While democracy, for Ambedkar, signalled significant transformations, he was well aware of the continuing bias and subjugation. It was his experience that led him to proclaim that no trust be placed in the upper caste, for they stood to lose their privilege. It was also his experience that led him to highlight the irony between the legal and social position of the Dalits and untouchables at the time of independence. Thus, experience drove Ambedkar to construct a detailed roadmap for a democracy. While he, in a way, placed an ethical duty on upper castes, he also argued for ways to ensure that the upper castes were obliged to align with the minorities, if the latter had to have a chance of being heard. He argued for separate electorates for untouchables which would ensure that their specific concerns were being taken care of. He also argued for adequate representation of minorities so as to make them viable enough to seek an alliance with the majority groups, ensuring that the concerns of minorities too were taken care of as they would be in a position to make or break an alliance. However, while the demand for separate electorates was set aside completely, the questions of minority representation too have not been given any serious, systematic thought.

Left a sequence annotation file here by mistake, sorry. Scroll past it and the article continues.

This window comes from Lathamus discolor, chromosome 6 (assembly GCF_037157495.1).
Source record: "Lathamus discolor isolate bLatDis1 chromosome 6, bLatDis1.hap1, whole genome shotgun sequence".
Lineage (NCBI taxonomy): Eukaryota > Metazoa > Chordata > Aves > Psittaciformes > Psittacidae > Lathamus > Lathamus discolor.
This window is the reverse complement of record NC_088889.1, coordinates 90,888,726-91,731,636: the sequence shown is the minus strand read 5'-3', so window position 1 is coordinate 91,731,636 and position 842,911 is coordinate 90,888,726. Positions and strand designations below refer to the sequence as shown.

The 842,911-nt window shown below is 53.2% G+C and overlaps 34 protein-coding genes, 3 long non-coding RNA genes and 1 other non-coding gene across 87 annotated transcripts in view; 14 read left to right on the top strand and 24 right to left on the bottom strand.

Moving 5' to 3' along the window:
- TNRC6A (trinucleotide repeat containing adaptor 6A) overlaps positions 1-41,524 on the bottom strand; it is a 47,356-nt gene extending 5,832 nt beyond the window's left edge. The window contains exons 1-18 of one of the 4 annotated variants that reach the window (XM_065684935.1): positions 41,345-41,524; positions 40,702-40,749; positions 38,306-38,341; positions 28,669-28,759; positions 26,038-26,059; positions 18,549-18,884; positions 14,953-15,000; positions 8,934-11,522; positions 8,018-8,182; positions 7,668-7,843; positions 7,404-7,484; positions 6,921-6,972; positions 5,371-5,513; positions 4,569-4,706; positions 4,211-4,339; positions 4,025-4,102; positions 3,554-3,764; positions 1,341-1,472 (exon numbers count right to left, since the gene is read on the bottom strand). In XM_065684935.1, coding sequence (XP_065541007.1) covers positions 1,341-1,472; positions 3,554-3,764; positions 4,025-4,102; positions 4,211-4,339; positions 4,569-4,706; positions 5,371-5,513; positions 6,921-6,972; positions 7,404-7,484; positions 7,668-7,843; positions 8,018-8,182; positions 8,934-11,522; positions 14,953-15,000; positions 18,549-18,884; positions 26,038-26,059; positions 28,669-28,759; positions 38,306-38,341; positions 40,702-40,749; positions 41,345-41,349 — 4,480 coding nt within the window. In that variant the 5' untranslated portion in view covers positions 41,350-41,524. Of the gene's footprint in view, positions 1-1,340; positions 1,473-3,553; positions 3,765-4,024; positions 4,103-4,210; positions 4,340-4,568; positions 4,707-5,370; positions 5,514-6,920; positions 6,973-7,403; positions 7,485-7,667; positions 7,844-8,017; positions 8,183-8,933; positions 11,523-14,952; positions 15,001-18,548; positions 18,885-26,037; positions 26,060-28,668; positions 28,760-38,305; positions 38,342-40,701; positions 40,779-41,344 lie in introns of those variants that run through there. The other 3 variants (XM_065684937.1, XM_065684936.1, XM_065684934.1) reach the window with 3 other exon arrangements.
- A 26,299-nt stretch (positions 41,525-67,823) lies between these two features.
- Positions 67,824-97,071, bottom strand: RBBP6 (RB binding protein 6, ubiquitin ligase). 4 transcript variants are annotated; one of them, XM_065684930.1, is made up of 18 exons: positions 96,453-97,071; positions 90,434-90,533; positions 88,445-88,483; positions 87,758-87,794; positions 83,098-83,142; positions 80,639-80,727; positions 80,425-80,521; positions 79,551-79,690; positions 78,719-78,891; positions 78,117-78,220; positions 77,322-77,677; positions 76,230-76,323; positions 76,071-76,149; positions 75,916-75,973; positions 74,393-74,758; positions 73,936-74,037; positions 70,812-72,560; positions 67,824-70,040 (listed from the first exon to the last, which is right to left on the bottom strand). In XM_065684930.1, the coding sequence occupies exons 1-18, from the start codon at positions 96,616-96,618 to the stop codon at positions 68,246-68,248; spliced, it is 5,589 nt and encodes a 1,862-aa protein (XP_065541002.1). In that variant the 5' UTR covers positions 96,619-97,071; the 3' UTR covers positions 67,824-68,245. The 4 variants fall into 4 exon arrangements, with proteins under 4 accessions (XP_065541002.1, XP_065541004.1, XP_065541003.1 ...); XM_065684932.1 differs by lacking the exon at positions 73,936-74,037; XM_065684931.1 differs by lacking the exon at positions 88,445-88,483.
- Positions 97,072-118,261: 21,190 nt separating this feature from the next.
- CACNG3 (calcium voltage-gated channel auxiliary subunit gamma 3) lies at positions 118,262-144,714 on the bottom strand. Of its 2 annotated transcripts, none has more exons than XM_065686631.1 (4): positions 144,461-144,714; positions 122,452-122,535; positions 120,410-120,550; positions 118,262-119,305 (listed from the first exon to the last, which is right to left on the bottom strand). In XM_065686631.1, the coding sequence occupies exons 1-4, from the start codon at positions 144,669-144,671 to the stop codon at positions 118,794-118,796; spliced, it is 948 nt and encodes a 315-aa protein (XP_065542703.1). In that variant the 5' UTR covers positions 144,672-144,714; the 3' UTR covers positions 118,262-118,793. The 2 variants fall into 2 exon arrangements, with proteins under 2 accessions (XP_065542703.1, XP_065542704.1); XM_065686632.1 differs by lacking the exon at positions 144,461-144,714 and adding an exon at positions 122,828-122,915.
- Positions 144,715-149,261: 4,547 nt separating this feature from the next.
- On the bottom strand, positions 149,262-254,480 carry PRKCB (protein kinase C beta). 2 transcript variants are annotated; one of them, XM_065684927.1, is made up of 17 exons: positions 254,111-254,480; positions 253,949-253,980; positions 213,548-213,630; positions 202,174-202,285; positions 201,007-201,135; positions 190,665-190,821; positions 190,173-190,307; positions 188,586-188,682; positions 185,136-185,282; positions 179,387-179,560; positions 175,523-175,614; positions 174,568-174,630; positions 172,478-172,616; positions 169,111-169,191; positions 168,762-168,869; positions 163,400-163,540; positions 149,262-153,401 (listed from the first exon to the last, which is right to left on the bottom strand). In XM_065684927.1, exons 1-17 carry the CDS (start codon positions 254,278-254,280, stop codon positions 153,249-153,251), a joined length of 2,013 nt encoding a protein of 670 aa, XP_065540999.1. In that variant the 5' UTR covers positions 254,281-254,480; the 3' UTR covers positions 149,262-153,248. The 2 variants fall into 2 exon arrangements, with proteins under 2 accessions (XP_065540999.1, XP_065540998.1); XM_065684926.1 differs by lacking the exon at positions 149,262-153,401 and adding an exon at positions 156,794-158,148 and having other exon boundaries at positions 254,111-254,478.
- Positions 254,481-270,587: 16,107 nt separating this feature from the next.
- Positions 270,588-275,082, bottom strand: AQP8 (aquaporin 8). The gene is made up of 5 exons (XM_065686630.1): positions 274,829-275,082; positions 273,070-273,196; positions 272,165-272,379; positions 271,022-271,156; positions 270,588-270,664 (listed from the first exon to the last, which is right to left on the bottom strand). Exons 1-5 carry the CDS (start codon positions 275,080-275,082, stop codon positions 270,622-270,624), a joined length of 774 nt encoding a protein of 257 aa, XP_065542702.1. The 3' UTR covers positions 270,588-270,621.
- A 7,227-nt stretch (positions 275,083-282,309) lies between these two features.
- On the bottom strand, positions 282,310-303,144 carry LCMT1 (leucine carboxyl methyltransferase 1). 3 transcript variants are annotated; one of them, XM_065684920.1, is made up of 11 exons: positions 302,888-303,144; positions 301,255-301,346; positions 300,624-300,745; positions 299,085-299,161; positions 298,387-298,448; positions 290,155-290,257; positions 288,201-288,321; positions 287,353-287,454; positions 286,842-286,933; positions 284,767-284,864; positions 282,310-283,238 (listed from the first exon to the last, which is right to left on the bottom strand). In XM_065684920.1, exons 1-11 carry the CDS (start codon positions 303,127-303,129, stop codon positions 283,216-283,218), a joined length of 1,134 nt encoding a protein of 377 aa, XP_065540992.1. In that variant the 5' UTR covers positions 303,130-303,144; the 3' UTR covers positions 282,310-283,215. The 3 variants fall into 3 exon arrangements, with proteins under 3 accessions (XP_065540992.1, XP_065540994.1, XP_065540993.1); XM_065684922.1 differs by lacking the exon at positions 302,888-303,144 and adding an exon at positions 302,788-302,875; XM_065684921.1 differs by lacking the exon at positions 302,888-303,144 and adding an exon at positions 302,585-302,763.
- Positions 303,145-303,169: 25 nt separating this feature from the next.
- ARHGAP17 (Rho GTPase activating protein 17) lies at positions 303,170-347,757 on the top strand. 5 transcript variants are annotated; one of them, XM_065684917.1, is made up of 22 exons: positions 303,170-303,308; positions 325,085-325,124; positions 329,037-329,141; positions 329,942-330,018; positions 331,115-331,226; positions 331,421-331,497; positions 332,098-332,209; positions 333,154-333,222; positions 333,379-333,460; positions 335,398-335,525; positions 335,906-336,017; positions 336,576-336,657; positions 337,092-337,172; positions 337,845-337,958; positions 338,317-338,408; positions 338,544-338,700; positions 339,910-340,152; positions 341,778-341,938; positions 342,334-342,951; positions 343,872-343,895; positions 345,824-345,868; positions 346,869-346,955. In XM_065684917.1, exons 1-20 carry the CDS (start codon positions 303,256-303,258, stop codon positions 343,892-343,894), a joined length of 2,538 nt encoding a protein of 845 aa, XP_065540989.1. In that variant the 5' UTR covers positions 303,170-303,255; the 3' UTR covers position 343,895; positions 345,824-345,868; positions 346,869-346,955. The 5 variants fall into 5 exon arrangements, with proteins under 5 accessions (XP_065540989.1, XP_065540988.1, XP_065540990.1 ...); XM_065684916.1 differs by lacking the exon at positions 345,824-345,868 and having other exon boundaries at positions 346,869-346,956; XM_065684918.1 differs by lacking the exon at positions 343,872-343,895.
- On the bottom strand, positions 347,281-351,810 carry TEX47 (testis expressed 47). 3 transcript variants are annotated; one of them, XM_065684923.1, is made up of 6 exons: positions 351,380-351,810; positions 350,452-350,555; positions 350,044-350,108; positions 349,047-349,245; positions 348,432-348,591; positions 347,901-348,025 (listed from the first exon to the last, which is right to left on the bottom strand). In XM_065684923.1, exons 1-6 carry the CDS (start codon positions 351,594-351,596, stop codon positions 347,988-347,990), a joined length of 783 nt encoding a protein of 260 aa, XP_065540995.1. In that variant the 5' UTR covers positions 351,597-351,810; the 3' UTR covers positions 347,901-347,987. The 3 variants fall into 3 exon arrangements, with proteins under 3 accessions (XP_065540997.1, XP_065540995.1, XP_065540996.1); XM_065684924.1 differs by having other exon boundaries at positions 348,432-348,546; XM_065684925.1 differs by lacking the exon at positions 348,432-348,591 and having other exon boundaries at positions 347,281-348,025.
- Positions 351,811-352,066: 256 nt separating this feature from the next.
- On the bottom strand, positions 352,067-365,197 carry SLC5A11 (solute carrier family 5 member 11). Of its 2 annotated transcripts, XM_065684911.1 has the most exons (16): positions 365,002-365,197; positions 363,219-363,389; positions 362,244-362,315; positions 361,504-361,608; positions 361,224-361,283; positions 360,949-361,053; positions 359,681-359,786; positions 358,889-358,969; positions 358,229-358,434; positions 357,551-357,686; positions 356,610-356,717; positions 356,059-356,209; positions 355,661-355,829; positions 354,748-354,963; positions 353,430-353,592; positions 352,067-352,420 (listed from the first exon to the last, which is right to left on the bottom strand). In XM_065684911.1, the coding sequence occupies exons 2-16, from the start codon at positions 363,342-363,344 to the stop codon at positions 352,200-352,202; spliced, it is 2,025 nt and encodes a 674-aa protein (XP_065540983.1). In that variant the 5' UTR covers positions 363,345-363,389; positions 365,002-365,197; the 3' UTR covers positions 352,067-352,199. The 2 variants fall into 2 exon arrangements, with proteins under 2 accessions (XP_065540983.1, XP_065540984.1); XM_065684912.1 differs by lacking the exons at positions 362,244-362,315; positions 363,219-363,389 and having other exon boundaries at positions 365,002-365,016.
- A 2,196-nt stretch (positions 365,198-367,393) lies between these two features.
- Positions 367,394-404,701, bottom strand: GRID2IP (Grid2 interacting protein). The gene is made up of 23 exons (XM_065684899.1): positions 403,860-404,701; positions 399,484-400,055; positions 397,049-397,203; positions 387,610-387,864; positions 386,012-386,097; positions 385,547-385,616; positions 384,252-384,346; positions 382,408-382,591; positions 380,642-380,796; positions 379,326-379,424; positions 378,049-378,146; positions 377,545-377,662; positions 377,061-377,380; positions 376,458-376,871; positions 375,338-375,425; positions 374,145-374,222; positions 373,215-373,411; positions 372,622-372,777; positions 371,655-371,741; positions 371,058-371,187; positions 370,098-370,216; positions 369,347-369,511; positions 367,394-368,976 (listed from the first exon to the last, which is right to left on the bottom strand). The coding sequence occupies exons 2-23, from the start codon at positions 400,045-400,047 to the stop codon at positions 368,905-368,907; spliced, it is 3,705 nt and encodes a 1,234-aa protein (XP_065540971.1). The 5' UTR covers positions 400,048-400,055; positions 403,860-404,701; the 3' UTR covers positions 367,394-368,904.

Annihilation of the ‘Self’


While Ambedkar presented a detailed understanding of a democracy, his real greatness lay underneath that notion. As his own turn to religion reflects, democracy was a way through to achieving philosophical considerations of self-reflection and emancipation.